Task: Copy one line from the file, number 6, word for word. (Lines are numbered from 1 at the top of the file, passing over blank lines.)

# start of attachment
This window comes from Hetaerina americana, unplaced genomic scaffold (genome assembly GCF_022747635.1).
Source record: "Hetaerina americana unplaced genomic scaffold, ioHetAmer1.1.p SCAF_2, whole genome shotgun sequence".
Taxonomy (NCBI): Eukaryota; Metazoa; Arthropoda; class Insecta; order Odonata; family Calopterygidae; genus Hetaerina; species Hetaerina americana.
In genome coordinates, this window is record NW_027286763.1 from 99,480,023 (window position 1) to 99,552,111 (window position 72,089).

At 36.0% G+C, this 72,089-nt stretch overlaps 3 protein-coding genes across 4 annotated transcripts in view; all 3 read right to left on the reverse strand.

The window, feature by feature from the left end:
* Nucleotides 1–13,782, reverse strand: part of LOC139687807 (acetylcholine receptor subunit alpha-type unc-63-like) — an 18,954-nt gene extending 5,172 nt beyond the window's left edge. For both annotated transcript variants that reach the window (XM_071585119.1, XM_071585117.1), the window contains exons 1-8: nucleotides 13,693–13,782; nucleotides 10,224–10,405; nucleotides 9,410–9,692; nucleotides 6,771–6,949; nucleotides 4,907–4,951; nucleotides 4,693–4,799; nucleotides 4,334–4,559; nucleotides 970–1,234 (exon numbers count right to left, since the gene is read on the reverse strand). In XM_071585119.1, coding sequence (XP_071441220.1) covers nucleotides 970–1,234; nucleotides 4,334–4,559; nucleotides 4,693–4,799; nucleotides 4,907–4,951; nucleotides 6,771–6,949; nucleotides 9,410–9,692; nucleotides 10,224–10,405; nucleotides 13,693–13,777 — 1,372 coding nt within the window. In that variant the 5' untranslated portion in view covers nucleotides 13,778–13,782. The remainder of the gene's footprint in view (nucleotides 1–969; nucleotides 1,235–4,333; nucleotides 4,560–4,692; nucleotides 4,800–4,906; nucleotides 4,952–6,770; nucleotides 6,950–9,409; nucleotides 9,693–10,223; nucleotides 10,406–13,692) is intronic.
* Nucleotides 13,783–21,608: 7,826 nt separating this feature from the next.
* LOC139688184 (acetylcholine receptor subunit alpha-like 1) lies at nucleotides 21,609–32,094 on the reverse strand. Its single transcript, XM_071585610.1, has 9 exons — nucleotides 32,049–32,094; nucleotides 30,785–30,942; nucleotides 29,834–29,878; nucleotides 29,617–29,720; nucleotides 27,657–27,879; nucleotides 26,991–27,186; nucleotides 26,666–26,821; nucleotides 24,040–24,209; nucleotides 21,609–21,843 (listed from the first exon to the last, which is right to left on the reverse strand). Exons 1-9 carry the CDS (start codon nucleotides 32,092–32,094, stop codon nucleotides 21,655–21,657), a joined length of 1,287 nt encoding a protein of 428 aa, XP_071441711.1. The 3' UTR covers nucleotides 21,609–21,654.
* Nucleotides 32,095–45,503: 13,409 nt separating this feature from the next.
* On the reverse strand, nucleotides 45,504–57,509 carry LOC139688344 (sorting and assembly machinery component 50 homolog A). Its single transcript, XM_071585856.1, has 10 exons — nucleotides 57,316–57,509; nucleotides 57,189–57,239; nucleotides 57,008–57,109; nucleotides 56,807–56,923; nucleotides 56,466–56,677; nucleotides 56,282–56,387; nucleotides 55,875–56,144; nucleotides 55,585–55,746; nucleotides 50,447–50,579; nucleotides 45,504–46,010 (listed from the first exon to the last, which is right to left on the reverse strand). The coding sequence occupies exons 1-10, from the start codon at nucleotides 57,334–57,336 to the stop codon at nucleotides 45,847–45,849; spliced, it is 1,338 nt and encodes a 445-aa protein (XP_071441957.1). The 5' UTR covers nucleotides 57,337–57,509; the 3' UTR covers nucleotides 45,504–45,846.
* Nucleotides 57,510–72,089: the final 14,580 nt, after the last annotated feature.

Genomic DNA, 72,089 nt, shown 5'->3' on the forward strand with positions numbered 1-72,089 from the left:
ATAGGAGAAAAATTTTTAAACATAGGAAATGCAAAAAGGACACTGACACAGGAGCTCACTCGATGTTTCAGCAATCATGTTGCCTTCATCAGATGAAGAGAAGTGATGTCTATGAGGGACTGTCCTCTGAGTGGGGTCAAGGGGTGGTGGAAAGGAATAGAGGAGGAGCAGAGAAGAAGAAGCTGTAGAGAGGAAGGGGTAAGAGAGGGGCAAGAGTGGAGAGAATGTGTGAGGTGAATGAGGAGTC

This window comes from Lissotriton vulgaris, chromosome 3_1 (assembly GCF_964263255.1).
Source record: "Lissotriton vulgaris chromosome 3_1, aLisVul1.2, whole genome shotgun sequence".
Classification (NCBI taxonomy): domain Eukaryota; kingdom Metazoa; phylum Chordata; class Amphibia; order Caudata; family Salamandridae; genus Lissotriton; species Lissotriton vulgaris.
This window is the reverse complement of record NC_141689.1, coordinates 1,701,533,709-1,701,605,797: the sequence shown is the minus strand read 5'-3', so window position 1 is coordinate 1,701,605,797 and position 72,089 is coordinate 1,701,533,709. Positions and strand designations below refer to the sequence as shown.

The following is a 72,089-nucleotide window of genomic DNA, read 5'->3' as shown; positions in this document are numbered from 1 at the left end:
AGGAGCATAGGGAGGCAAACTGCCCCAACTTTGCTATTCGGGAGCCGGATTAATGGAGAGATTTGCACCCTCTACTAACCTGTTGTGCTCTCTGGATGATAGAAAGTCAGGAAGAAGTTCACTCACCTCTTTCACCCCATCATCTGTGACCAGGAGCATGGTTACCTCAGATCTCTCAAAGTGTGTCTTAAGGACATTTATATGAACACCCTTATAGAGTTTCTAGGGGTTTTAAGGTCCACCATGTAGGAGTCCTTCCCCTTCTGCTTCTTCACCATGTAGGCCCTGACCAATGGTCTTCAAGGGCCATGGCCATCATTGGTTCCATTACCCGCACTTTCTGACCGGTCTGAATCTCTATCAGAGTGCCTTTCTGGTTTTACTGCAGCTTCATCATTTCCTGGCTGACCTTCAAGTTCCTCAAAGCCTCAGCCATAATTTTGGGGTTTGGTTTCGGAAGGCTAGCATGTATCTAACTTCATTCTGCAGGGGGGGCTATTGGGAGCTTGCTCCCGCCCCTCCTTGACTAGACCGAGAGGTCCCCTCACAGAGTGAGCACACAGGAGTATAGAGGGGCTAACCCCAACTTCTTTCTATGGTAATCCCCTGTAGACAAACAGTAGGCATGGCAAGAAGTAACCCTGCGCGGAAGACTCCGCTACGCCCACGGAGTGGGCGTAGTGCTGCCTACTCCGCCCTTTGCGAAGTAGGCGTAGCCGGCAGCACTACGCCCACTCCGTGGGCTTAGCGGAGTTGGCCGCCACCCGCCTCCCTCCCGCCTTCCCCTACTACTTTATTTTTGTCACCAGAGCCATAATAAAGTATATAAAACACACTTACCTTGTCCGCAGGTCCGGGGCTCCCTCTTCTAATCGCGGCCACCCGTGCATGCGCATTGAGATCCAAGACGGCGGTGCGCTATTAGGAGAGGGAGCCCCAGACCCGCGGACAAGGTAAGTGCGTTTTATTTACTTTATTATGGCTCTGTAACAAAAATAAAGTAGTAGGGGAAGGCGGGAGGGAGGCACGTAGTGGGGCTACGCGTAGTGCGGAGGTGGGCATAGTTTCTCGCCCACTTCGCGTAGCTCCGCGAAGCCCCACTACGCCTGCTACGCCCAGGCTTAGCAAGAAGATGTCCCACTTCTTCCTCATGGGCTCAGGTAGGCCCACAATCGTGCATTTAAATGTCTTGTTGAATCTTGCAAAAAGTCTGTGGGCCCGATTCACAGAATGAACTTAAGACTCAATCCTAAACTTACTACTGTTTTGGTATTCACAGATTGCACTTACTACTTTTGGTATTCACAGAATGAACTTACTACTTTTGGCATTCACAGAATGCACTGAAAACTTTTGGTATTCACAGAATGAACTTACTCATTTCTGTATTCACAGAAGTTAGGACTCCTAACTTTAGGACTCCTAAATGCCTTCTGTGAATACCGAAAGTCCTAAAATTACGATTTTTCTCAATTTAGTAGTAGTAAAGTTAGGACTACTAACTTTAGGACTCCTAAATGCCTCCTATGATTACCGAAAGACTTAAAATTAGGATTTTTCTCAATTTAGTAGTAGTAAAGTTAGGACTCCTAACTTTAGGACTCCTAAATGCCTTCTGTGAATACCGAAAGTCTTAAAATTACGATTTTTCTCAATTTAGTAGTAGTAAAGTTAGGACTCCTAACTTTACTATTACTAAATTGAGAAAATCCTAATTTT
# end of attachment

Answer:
The window, feature by feature from the left end: